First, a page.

If you’re particularly attached to giving your child a certain name, adopting an older child might not be right for you.
Is open adoption right for you?
An older child might have a relationship with her biological parents. Being removed from her home is a significant loss, for which a child will probably grieve. Depending on the situation, it might be best for the child to continue to have a connection with her biological parents throughout her life, if possible.
Open adoption is typically preferred by most agencies and adoption professionals, although in some cases is either impossible or not advised.
You’ll need to consider whether adopting a child who has concrete memories of his previous family is a good path for you.
What resources do you have to support you as you adopt an older child?
As an adoptive parent, you’ll focus much of your mental and emotional energy on meeting the needs of your new child. This is good and natural, but you also need to remember to take care of yourself.
Because older children have a different set of challenges than infants, you will need different resources to help you adjust to the change and stay mentally hopeful, encouraged, and energetic.
You may want to find a therapist who specializes in adoption transition. Outside of professional help, it’s good to have a supportive social group and a robust spiritual life, as well. If your cup is empty, you can’t pour anything out for your child. Make sure that you can take care of yourself in order to take care of your child.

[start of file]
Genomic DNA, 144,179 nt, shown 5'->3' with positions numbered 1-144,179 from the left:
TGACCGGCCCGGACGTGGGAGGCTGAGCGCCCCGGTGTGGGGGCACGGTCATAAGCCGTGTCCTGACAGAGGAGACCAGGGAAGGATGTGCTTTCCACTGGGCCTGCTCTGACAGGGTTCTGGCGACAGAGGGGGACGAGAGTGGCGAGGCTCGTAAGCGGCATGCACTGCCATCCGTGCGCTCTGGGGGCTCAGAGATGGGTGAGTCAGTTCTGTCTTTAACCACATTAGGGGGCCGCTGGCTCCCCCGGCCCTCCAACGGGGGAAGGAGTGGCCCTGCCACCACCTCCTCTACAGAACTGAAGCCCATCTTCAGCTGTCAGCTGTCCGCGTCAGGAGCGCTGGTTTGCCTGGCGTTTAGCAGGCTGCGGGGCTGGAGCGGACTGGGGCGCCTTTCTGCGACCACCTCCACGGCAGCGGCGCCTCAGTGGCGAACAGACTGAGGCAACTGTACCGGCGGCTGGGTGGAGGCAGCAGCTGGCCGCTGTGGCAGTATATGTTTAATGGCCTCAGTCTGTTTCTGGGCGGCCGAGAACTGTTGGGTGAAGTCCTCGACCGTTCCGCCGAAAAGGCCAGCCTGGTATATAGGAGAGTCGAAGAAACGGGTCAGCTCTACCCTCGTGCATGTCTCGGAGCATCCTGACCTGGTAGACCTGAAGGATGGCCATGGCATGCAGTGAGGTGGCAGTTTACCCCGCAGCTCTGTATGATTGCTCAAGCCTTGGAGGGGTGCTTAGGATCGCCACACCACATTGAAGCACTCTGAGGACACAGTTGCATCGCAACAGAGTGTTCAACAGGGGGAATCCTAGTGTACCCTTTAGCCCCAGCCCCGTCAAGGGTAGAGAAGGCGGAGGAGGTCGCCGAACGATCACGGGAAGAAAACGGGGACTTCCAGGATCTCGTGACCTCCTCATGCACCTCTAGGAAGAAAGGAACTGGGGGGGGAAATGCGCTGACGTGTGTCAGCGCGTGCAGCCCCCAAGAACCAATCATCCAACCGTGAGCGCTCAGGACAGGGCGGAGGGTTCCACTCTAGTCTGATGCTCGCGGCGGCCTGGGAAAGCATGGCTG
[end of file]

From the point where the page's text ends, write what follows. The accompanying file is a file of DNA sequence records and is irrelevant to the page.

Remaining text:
This list of questions is not meant to be comprehensive, but hopefully, it generates discussion among your family as you consider adopting an older child. There is no perfect right answer; each family must do what makes the most sense for them.
If you’ve adopted an older child, were adopted as an older child, or have worked adoption cases for older children, please feel free to contribute to my list. What other questions do you think a prospective adoptive parent should ask before adopting an older child?
Leah Ward is a reporter at southwest Minnesota’s regional newspaper. With her academic background in professional writing, she has found a journalism niche in local crime, education, and politics. Outside the newsroom, Leah enjoys embracing community events like lutefisk suppers and donkey basketball, as well as exploring state parks with her camera. She often spends weekends at her parents’ home helping foster infants.